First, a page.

I also encountered a few instances of the game soft locking, instances where the game would only accept camera control but nothing else. I had to exit to the Switch home screen and quit the game and reboot to make progress. One of these instances happened at the very beginning of the game! I sat in a bench at the start and was unable to stand up and move on with the game. Luckily the checkpointing works well, so if this happens to you it should not be a major setback.
The puzzles steadily increase in difficulty and introduce new blocks and mechanics for the player to work with. One type of puzzle that I particularly enjoyed involved using blocks and a light source to cast shadows in a particular pattern. The puzzles ended up being very simplistic in their solutions, but the concept was neat and I would have liked to have seen it be more fleshed out.
The music in the game is simple, just a few notes here and there, building slowly as you progress through the game, but is nothing extraordinary. It sets a nice tone for your meandering journey and allows you to focus on the puzzles and questions without drawing your attention away.
As for the journey of introspection the game takes you on, what you take out of the game is going to largely depend on how introspective you find yourself. If you’re someone who thinks about your relationships with others, then you may have already asked yourself some of these questions. If you don’t spend much time actively thinking about things like how you handle your relationships, you may learn something about yourself. Some of the questions include; “would you move overseas to be with your partner” and “in an argument between your family and your partner, who would you side with?” The answers you can provide to the questions are severely limited, as you only have three possible answers which cover the broadest possible of yes-no-maybe answers. With something as complex and nuanced as love, it would be impossible to provide ideal and nuanced answers for every question, but it felt a little restrictive when answering questions. There’s also a question about the importance of sex in love which, while important to many people, doesn’t feel meaningful in the game with the way it is addressed. But again, if you haven’t sat down and thought about these kinds of questions, you could learn something about yourself.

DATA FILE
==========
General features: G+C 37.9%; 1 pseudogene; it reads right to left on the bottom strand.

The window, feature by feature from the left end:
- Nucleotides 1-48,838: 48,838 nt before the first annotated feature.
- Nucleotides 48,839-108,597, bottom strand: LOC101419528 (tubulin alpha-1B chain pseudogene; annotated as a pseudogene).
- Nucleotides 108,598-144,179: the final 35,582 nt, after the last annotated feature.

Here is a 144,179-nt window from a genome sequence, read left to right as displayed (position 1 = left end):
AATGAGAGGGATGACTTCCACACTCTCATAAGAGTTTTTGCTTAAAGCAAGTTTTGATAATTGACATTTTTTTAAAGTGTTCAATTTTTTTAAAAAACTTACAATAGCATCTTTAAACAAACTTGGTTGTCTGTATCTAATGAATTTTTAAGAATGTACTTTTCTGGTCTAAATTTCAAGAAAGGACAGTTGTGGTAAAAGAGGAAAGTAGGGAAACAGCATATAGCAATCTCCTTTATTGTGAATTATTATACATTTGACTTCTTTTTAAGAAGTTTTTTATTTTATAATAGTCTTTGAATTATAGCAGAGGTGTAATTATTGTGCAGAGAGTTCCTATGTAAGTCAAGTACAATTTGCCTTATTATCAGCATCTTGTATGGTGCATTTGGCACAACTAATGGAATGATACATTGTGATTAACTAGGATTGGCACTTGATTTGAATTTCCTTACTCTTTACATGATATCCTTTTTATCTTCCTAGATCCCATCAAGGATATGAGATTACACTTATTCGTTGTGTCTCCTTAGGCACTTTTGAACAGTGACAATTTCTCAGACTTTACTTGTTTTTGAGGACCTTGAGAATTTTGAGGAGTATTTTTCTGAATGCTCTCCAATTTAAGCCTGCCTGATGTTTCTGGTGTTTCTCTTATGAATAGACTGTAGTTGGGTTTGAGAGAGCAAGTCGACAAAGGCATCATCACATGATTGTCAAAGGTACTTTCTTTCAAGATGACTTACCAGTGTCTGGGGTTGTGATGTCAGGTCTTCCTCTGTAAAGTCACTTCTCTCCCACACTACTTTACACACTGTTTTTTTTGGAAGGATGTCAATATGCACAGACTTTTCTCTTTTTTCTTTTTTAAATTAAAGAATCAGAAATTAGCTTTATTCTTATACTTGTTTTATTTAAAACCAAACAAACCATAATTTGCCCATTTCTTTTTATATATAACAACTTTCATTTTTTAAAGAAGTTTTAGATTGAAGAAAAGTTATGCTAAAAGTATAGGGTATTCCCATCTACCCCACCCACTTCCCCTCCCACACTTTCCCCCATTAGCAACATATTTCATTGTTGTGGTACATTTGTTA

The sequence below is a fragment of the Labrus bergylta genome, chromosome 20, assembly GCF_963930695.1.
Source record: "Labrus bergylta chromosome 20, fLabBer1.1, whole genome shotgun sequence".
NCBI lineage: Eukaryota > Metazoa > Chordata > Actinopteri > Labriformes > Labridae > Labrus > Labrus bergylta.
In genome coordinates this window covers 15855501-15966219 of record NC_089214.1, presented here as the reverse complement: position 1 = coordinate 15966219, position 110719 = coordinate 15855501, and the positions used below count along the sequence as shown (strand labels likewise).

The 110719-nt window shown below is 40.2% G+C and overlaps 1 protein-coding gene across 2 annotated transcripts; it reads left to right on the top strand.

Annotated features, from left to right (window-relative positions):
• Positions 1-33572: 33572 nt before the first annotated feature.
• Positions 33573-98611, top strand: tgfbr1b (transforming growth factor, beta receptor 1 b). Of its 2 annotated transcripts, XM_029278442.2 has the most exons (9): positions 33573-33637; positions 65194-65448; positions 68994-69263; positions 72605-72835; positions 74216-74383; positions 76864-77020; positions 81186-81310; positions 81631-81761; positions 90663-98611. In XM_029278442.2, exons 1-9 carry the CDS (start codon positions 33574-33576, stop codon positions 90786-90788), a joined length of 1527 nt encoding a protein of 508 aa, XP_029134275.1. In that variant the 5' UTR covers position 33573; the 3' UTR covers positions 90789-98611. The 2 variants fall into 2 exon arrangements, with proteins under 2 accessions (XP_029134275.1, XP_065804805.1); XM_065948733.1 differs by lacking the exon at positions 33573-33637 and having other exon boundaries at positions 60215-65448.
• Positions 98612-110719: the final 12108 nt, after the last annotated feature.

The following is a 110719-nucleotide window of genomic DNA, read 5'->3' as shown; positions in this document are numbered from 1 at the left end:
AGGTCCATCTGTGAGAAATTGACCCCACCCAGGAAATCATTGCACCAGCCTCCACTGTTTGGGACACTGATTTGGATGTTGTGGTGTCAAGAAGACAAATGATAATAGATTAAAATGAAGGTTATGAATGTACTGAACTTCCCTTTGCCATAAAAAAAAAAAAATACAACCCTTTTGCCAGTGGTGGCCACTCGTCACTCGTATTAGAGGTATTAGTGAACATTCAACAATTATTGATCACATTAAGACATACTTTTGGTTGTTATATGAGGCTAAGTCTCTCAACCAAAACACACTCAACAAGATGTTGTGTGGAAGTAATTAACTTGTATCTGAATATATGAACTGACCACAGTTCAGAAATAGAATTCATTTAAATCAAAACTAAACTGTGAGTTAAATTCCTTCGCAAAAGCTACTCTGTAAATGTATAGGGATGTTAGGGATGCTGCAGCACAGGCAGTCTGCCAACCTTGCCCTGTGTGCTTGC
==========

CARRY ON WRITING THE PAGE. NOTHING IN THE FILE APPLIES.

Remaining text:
The Switch once again does a disservice to the game with its frame rate. While totally playable, the game felt like it was running at less than 30 frames per second most of the time. It is not a graphically demanding game, and I even like the visual style they go for. It is cute and colorful and easy to interpret what is happening in the world. But the natural pace you move about the world and the frame rate ended up making the game feel like a bit of a slog at times to play. The performance certainly doesn’t hinder your ability to solve puzzles, and it’s a single-player game, so its nothing to worry about, but with such a simple game it is sad to see it perform less than optimally.
In the end, I enjoyed my time with Solo: Islands of the Heart because of the evolving puzzle design, and some introspection is good every now and then, even if you do it on your own. A guided journey can give different results and take you on a different path than if you went alone. If you’re in a relationship, you could play together, or separately, and come together and talk with what you experienced and your thoughts, opening up a new dialogue in your relationship. But again, being in a relationship is not a requirement for the game, and anyone could play this game and take something away regardless of their experiences until now.